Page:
Since the referendum the UK economy has been doing rather well and according to the Bank of England little slack is left, notes William De Vijlder, Research Analyst at BNP Paribas.
“Given the expectation of 1.75% UK GDP growth per year over the Bank’s three year forecast horizon and the very limited degree of slack left in the economy, above potential growth will justify raising the policy rate.”
“Under the central bank’s assumption of three 25 basis point rises over the next three years, a small margin of excess demand is likely to emerge by early 2020.”
“This would increase domestic inflationary pressures such that inflation settles at the central bank’s 2% inflation target. Mission accomplished.”
“However, the Bank of England is no hurry though to hike.”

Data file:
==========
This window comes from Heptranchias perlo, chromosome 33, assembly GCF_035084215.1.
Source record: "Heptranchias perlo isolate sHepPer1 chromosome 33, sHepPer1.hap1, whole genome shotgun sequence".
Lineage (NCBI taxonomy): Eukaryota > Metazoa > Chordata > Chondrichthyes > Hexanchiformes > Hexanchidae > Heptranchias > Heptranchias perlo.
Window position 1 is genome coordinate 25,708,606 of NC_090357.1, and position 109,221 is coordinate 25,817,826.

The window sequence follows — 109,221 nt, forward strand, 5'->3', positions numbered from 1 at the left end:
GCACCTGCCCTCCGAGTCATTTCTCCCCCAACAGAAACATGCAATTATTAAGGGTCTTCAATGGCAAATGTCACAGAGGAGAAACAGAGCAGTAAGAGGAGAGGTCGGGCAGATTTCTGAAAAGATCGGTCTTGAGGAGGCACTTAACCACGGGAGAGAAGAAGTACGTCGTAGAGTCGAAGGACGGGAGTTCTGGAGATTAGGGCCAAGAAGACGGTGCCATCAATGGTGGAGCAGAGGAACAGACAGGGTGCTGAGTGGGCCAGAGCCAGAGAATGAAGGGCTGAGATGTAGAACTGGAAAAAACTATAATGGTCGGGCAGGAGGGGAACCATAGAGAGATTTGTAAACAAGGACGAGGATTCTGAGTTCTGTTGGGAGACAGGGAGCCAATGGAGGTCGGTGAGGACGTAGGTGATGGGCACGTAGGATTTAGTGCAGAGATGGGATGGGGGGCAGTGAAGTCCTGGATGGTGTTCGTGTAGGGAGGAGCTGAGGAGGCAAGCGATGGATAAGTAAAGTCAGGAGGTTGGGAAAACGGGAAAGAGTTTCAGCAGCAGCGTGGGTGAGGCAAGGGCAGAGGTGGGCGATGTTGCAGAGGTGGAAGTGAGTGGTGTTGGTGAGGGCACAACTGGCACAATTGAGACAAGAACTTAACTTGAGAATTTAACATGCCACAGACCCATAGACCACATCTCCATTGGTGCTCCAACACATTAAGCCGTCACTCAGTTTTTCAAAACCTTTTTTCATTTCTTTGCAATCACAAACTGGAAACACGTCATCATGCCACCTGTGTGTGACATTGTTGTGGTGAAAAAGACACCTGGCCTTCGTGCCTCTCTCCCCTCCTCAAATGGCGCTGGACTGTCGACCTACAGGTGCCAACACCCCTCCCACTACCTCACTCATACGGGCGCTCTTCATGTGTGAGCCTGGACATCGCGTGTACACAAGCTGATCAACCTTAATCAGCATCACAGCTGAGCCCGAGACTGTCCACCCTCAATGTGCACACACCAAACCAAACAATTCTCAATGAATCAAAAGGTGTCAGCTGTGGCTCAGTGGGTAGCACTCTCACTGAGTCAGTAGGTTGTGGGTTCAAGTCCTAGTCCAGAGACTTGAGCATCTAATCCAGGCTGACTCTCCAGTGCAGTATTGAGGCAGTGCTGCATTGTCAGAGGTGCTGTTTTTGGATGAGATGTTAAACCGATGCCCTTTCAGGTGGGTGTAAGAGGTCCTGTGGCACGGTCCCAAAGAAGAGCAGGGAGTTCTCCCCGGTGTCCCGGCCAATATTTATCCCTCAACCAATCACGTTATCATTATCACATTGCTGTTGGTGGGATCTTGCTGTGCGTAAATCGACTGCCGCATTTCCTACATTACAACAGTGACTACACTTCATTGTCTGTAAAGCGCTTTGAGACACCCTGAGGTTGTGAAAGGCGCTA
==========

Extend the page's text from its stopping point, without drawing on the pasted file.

“March inflation was slower than expected so in the end cautiousness prevailed: all members of the Monetary Policy Committee agreed that any future increases in Bank Rate were likely to be at a gradual pace and to a limited extent.”
“And patience prevails as well: 7 members voted to keep the policy rate unchanged, 2 were advocating an increase.”
“Turning to the interest rate outlook, if data come in as the Bank of England expects them to, this would pave the way for a base rate increase in August. The market is pricing in a likelihood of 50% of such a move and we have to go as far out on the curve as February 2019 to have a hike fully priced in.”
“Not only the Bank of England is cautious, markets are as well. This could be related to Brexit uncertainty.”
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